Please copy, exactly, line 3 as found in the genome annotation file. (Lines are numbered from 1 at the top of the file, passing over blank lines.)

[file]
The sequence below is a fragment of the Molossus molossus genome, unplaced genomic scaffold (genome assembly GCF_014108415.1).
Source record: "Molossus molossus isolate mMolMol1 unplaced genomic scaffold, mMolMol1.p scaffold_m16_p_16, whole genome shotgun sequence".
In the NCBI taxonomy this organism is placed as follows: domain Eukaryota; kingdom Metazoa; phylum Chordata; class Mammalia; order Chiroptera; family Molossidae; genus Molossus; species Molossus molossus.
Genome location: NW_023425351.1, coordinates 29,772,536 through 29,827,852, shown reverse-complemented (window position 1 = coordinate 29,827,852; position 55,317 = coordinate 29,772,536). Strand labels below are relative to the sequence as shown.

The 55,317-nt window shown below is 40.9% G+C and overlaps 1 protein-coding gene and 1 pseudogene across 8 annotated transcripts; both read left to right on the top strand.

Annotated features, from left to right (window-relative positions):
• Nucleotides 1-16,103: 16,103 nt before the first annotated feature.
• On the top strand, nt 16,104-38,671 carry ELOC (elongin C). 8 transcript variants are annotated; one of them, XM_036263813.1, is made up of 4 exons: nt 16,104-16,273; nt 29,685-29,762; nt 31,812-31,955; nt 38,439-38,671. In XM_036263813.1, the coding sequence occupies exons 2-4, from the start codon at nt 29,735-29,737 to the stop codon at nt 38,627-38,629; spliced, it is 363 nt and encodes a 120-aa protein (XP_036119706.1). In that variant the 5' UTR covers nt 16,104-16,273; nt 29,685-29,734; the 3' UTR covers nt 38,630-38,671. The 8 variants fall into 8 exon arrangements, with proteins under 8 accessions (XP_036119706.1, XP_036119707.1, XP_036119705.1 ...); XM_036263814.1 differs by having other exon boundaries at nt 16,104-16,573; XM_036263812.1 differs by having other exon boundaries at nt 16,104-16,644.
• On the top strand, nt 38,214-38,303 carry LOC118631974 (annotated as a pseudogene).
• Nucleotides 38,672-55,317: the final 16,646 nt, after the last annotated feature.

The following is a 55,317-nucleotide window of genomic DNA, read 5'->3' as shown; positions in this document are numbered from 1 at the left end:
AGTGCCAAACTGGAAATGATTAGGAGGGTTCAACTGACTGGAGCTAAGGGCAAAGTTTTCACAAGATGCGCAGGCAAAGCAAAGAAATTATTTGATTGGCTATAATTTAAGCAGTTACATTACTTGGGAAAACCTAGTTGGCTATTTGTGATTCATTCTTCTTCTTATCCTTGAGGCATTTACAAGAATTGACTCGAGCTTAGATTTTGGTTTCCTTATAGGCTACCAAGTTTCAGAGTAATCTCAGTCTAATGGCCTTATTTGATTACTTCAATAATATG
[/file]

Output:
In the NCBI taxonomy this organism is placed as follows: domain Eukaryota; kingdom Metazoa; phylum Chordata; class Mammalia; order Chiroptera; family Molossidae; genus Molossus; species Molossus molossus.